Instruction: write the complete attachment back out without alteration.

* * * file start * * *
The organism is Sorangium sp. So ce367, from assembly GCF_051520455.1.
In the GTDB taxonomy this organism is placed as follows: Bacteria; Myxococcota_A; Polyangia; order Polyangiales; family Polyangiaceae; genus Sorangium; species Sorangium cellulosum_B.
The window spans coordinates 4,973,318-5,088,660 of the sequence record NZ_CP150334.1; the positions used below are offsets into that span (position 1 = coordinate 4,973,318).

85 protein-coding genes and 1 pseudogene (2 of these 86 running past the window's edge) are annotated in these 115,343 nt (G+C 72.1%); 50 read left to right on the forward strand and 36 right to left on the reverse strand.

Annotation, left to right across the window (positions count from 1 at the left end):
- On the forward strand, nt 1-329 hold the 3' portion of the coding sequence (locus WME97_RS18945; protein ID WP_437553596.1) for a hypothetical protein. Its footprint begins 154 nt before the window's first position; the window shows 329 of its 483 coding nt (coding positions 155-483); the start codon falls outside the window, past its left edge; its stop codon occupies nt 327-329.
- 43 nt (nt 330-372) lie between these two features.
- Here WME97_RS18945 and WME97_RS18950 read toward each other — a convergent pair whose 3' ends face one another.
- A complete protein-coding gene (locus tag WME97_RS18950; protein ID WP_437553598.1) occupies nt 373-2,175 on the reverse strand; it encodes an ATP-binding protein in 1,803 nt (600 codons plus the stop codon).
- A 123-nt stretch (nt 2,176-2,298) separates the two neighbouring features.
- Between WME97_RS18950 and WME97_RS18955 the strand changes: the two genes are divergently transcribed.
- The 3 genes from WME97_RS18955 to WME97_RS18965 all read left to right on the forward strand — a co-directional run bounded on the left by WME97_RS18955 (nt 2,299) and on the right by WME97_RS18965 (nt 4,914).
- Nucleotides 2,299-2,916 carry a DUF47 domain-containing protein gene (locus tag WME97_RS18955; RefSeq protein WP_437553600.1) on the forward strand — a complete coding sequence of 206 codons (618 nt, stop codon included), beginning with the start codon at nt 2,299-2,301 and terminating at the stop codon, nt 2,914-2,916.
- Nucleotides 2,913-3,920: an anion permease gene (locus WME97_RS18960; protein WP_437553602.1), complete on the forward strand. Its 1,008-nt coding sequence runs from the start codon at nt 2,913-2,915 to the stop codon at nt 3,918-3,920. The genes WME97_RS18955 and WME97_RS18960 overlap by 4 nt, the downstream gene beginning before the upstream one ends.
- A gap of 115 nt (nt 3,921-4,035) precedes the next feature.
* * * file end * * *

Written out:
The organism is Sorangium sp. So ce367, from assembly GCF_051520455.1.
In the GTDB taxonomy this organism is placed as follows: Bacteria; Myxococcota_A; Polyangia; order Polyangiales; family Polyangiaceae; genus Sorangium; species Sorangium cellulosum_B.
The window spans coordinates 4,973,318-5,088,660 of the sequence record NZ_CP150334.1; the positions used below are offsets into that span (position 1 = coordinate 4,973,318).

85 protein-coding genes and 1 pseudogene (2 of these 86 running past the window's edge) are annotated in these 115,343 nt (G+C 72.1%); 50 read left to right on the forward strand and 36 right to left on the reverse strand.

Annotation, left to right across the window (positions count from 1 at the left end):
- On the forward strand, nt 1-329 hold the 3' portion of the coding sequence (locus WME97_RS18945; protein ID WP_437553596.1) for a hypothetical protein. Its footprint begins 154 nt before the window's first position; the window shows 329 of its 483 coding nt (coding positions 155-483); the start codon falls outside the window, past its left edge; its stop codon occupies nt 327-329.
- 43 nt (nt 330-372) lie between these two features.
- Here WME97_RS18945 and WME97_RS18950 read toward each other — a convergent pair whose 3' ends face one another.
- A complete protein-coding gene (locus tag WME97_RS18950; protein ID WP_437553598.1) occupies nt 373-2,175 on the reverse strand; it encodes an ATP-binding protein in 1,803 nt (600 codons plus the stop codon).
- A 123-nt stretch (nt 2,176-2,298) separates the two neighbouring features.
- Between WME97_RS18950 and WME97_RS18955 the strand changes: the two genes are divergently transcribed.
- The 3 genes from WME97_RS18955 to WME97_RS18965 all read left to right on the forward strand — a co-directional run bounded on the left by WME97_RS18955 (nt 2,299) and on the right by WME97_RS18965 (nt 4,914).
- Nucleotides 2,299-2,916 carry a DUF47 domain-containing protein gene (locus tag WME97_RS18955; RefSeq protein WP_437553600.1) on the forward strand — a complete coding sequence of 206 codons (618 nt, stop codon included), beginning with the start codon at nt 2,299-2,301 and terminating at the stop codon, nt 2,914-2,916.
- Nucleotides 2,913-3,920: an anion permease gene (locus WME97_RS18960; protein WP_437553602.1), complete on the forward strand. Its 1,008-nt coding sequence runs from the start codon at nt 2,913-2,915 to the stop codon at nt 3,918-3,920. The genes WME97_RS18955 and WME97_RS18960 overlap by 4 nt, the downstream gene beginning before the upstream one ends.
- A gap of 115 nt (nt 3,921-4,035) precedes the next feature.